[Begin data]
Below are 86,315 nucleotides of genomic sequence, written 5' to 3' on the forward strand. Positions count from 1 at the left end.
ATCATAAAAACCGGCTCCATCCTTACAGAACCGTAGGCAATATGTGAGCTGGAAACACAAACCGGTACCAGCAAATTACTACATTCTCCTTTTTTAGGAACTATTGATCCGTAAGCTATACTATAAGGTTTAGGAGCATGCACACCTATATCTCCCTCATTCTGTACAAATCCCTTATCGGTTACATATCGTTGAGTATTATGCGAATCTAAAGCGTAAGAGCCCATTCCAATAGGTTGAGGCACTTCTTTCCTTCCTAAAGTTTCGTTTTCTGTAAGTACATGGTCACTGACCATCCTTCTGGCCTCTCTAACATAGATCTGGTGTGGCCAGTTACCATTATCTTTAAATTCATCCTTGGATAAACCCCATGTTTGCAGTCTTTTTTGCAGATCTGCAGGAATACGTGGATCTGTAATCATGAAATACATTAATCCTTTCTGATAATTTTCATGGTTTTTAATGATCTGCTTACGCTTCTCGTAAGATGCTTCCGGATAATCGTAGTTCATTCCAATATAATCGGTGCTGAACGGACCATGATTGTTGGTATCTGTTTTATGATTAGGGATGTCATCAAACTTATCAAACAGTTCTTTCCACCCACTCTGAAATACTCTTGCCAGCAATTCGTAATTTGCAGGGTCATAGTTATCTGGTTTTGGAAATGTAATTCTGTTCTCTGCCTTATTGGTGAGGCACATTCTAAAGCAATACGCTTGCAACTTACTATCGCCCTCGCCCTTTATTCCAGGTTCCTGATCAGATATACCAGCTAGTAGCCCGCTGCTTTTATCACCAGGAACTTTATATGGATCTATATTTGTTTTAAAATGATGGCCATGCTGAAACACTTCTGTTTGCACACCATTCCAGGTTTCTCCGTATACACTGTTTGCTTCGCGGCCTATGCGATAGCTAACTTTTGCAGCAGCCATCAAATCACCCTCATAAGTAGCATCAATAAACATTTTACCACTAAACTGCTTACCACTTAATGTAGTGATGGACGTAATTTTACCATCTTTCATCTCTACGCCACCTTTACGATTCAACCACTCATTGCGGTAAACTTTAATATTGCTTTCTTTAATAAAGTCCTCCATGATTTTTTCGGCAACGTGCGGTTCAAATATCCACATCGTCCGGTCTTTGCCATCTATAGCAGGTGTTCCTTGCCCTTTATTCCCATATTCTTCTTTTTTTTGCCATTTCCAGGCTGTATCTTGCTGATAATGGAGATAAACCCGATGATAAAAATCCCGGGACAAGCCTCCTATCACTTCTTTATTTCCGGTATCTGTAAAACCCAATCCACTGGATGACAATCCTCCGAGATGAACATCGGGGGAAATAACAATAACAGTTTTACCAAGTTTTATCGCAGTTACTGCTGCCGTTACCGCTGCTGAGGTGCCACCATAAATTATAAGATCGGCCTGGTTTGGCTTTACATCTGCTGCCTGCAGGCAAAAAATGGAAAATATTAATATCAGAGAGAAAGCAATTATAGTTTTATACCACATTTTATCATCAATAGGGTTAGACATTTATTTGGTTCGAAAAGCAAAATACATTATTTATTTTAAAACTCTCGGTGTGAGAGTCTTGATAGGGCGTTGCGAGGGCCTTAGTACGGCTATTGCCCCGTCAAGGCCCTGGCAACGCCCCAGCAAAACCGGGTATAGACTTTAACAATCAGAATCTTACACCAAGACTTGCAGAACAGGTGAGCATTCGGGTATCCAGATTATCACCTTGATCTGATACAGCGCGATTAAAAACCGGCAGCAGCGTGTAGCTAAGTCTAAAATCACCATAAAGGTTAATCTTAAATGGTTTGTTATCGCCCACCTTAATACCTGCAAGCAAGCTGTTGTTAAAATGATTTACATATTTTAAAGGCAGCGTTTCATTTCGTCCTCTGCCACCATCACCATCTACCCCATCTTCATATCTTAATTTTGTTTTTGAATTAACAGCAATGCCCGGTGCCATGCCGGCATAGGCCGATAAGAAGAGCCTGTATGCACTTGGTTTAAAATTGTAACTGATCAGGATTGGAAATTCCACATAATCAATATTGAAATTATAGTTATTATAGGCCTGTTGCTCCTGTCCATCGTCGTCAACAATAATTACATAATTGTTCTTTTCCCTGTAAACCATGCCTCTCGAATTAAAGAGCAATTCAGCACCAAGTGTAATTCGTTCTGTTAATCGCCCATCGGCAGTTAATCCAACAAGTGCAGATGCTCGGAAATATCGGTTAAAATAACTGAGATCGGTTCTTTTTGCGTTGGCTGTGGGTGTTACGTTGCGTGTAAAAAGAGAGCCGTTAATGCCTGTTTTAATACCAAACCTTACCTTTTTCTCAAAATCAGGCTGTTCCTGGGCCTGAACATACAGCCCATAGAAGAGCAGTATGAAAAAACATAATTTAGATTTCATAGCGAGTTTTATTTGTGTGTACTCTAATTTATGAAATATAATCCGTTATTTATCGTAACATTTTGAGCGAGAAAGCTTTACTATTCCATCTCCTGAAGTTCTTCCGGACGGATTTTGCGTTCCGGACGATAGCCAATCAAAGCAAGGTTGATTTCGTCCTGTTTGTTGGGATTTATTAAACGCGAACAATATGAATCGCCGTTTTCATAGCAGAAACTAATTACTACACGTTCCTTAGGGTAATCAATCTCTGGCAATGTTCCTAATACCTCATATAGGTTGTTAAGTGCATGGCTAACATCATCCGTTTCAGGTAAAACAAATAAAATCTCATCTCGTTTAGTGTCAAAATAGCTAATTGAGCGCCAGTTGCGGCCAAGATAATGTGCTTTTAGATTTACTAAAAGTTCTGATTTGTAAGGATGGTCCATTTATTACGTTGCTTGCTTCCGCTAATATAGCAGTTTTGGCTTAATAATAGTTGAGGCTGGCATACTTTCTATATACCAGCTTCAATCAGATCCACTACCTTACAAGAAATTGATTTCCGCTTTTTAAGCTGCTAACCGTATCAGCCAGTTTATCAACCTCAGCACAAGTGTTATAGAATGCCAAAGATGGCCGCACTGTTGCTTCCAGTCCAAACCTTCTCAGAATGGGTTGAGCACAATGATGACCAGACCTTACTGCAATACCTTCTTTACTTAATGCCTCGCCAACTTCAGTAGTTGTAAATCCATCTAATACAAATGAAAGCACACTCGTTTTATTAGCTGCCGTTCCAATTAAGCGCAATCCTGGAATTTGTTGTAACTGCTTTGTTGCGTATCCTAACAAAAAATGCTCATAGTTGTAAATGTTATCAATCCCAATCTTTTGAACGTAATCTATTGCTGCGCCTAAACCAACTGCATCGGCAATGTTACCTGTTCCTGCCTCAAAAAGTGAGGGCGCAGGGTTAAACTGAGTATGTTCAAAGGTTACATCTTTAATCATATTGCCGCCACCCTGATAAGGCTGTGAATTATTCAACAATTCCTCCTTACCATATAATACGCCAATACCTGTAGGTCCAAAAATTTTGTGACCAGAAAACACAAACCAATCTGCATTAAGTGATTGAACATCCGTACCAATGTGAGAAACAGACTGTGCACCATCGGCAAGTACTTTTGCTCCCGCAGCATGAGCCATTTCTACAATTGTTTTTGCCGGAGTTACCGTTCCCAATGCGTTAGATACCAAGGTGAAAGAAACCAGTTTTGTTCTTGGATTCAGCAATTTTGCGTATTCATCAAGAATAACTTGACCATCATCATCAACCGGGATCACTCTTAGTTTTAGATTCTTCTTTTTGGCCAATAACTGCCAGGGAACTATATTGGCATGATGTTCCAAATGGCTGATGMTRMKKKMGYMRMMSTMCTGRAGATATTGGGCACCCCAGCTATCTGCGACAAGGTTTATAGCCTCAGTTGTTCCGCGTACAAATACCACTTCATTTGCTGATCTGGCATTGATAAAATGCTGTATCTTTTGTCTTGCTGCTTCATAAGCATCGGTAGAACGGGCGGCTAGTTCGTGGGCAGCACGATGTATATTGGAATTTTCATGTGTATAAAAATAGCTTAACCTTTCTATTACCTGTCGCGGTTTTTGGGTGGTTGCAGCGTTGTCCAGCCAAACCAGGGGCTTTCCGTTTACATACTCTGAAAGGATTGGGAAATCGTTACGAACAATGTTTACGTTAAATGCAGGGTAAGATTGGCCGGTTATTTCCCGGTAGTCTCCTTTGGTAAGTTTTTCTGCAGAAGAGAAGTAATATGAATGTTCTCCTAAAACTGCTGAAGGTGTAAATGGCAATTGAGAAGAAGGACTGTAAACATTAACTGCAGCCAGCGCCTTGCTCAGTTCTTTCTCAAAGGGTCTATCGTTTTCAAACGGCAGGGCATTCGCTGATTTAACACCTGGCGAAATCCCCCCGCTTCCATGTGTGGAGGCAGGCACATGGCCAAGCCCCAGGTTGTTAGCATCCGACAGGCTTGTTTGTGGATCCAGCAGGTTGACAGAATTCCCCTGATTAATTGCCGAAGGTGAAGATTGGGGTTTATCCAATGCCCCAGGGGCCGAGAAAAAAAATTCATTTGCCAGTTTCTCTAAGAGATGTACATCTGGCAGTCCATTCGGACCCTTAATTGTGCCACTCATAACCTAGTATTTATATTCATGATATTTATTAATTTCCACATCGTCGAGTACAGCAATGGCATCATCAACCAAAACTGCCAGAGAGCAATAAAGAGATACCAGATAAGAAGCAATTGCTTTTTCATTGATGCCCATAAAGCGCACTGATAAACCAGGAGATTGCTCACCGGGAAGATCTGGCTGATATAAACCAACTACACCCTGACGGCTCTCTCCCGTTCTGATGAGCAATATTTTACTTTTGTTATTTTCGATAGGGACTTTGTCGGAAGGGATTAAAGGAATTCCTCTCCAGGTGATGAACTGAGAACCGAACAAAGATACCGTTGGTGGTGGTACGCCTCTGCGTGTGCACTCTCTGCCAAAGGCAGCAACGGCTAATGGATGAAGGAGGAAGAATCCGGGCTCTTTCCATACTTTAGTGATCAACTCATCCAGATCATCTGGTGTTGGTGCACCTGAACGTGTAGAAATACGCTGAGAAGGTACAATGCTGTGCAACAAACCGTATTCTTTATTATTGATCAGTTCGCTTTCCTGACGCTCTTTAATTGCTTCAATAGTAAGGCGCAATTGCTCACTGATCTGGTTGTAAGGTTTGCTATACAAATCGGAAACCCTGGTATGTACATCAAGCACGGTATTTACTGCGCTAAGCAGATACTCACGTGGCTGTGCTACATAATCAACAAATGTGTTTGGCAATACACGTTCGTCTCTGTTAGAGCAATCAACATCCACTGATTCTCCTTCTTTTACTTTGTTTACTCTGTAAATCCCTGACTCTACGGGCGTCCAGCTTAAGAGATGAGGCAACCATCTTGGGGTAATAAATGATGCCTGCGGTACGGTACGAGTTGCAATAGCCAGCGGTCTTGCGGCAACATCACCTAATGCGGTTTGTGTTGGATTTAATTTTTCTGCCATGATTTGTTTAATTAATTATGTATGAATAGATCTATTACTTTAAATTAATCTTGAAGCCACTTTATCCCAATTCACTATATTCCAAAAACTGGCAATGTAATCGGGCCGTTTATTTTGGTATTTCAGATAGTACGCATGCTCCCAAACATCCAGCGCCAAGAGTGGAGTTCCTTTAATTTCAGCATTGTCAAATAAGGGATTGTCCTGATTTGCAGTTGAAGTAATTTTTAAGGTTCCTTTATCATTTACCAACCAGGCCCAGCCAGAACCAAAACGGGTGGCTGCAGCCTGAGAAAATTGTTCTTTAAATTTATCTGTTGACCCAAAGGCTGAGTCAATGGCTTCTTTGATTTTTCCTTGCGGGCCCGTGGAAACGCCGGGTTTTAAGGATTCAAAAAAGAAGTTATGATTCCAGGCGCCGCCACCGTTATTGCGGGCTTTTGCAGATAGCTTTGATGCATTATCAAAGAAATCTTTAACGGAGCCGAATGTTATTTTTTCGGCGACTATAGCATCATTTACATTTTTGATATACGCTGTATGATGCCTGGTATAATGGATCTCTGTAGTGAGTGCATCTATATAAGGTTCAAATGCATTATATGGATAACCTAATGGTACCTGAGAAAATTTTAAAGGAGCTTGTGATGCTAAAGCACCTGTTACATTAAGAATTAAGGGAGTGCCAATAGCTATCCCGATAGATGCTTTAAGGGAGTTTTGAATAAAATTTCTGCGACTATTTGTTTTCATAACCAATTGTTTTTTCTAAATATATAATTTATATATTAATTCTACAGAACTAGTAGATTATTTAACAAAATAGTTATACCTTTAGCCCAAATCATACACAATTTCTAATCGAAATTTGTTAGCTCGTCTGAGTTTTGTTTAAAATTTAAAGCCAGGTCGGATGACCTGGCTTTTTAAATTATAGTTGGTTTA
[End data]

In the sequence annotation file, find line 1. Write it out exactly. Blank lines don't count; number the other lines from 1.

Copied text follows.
Below are 86,315 nucleotides of genomic sequence, written 5' to 3' on the forward strand. Positions count from 1 at the left end.